Assuming wormholes exist and you put some matter into one, how long would it take to reach the other end versus how far apart the two ends are? Basically, by how much does a wormhole stretch spacetime?
There's a recent popularization of wormhole physics that nicely lists the properties of the four wormhole examples that Morris and Thorne considered in their 1988 paper. These properties include traversal times. Here's a summary
Morris and Thorne referred to the last example as "absurdly benign". It is not dissimilar to the thin-shell wormholes considered by Visser.
These times are completely independent of the distances between the mouths of each wormhole in normal space.
Source: The Physics of Stargates -- Parallel Universes, Time Travel, and the Enigma of Wormhole Physics, by Enrico Rodrigo (2010), Chapter 5
Standard reference for wormholes:
Excellent Wikipedia page:
From Wikipedia page:
“Wormholes which could actually be crossed, known as traversable wormholes, would only be possible if exotic matter with negative energy density could be used to stabilize them. (Many physicists such as Stephen Hawking, Kip Thorne, and others believe that the Casimir effect is evidence that negative energy densities are possible in nature.)”
The paper which started the whole “traversable wormhole research in the 80’s-90’s” is written in a very pedagogical style:
Morris, Michael S. and Thorne, Kip S. (1988). "Wormholes in spacetime and their use for interstellar travel: A tool for teaching general relativity". American Journal of Physics 56 (5): 395–412.
Given the above background info, the answer to your question is: A traversable wormhole is basically a “hollow handle” which you can use to reach two different parts of the universe. It is like a tunnel, BUT there is no definite relation between the “length” of this tunnel (or the time you/light rays need to travel thru it) and the “distance” between its mouths (entry/exit points) as measured in the space-time outside the wormhole.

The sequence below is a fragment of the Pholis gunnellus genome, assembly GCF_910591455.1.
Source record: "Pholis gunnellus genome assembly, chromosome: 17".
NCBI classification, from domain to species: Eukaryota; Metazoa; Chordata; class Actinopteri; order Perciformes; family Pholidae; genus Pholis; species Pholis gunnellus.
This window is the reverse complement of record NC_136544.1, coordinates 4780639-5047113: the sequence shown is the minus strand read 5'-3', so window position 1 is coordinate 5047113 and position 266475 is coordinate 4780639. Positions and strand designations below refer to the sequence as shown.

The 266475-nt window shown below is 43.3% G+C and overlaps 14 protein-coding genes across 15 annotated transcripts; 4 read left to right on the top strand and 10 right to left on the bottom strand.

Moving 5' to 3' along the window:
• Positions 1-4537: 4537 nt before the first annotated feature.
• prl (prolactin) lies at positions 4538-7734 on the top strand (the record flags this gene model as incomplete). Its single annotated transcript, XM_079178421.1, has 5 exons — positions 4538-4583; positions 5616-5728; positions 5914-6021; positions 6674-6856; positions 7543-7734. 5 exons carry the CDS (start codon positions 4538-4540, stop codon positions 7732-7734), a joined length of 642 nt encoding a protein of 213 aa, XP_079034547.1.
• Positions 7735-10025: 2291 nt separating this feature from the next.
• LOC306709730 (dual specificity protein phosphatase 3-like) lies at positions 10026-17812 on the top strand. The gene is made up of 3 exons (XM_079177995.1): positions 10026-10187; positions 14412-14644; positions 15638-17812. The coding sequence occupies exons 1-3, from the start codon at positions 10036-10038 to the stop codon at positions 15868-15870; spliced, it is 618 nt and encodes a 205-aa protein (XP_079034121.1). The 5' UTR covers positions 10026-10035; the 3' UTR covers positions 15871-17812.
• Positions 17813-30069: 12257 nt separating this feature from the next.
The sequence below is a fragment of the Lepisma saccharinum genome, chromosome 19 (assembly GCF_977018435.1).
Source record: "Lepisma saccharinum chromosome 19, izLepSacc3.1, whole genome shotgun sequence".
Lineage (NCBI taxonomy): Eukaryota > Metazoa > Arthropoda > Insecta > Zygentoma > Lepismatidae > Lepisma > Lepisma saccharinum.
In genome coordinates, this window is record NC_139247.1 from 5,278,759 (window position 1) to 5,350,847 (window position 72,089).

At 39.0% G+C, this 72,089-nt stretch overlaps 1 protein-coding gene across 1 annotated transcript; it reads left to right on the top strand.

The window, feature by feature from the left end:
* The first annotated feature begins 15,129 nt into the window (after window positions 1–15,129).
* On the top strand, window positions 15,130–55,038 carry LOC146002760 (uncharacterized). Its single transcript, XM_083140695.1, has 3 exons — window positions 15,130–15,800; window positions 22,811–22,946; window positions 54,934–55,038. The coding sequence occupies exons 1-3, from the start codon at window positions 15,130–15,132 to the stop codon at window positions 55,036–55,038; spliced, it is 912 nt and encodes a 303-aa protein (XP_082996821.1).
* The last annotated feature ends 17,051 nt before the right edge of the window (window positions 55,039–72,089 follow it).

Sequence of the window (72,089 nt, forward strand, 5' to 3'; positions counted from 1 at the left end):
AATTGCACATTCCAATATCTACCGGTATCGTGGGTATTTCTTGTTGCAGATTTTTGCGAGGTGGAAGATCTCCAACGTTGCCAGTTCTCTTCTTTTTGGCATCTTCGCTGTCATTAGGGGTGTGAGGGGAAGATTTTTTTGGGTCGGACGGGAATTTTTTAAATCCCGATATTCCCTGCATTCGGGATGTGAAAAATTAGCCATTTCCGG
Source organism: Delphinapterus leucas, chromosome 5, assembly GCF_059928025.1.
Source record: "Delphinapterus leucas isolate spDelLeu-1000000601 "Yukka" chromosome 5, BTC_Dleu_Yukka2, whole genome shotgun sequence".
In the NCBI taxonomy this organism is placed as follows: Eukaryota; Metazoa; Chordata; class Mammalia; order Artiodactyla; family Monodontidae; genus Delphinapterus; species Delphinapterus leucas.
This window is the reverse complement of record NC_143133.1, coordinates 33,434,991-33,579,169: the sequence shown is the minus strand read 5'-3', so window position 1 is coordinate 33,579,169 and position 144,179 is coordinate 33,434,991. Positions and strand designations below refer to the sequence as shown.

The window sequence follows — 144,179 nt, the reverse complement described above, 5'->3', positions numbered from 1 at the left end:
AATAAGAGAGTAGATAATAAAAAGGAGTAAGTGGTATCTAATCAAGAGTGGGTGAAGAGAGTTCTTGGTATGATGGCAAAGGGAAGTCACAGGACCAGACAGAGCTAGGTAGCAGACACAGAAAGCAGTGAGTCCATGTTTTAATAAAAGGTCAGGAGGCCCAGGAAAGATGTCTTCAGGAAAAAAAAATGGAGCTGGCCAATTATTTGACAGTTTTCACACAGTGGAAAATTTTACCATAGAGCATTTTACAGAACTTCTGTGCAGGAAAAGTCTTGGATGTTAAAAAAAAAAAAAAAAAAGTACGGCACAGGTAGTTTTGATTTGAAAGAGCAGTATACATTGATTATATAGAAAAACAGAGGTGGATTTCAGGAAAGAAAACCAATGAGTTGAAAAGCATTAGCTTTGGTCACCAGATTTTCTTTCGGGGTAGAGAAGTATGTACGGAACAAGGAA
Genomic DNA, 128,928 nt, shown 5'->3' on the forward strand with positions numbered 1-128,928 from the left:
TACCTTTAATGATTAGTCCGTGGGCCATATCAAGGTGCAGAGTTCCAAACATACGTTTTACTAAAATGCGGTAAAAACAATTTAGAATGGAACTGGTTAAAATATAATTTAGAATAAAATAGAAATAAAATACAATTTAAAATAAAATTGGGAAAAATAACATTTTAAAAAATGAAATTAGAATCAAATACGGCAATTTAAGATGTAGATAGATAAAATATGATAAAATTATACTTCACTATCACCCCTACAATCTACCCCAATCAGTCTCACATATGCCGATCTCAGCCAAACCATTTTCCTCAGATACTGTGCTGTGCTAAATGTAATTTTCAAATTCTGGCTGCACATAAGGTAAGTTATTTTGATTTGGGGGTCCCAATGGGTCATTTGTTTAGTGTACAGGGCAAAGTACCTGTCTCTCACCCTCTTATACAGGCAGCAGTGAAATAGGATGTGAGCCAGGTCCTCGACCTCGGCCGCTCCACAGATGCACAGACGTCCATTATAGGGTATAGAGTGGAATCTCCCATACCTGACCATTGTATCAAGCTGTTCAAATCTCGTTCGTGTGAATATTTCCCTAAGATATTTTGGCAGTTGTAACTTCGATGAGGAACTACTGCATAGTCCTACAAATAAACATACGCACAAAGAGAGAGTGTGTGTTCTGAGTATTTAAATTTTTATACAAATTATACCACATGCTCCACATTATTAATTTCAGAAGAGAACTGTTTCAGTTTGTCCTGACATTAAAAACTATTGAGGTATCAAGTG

Put it in another way: we can find a solution to the Einstein’s eqs with a wormhole connecting two areas in space-time a few light years apart or many 1000’s light years apart. Basically: given the desired G tensor, we can find the appropriate T tensor (that is the appropriate energy-matter distribution) so that the wormhole can be comfortably traversed by a human (or a light ray) in a short time (hours, for ex.).
Kip Thorne, Matt Visser and others have modeled traversable wormholes requiring exotic matter. Dark energy is a form of exotic matter if it could be harnessed and amplified. What that would do to the information loss issue and the validity of unitarity in S-Matrix theory is, of course, a valid issue as pointed out above.
See Matt Visser's book "Lorentzian Wormholes"
Wormholes linking distant spacetime points are forbidden in string theory (as far as we know) and in modern gravity, because you would be able to make information loss in a local region by dumping one of two entangled pairs into the wormhole, and letting it come out elsewhere.
But a black hole attached to a white-hole (the classical wormhole) is possibly the correct view of all spinning and charged black holes in string theory. In this case, travesing the wormhole from your point of view will take a small amount of time, crossing the outer event horizon and the inner Cauchy horizon, then turning around and crossing out the white hole. You should emerge to the future of when you entered (in a loose sense, it is not possible to be strictly to the future in an eternal black hole picture), but nobody knows how such an emergence might work, because the classical model does not identify the white hole and black hole horizons.
The quantum mechnical model does identify the two event horizon types, but since this identification becomes invalid classically, the time to emerge should be long on a classical time scale, going as 1/hbar or some power. This is not justified by any precise calculation--- it is also possible that once you cross the black hole, you are just irreversibly trapped. I don't believe this possibility, because the irreversibility would then be independent of temperature, which is different from other cases where irreversibility is observed.
protected by ACuriousMind Mar 25 '15 at 15:57
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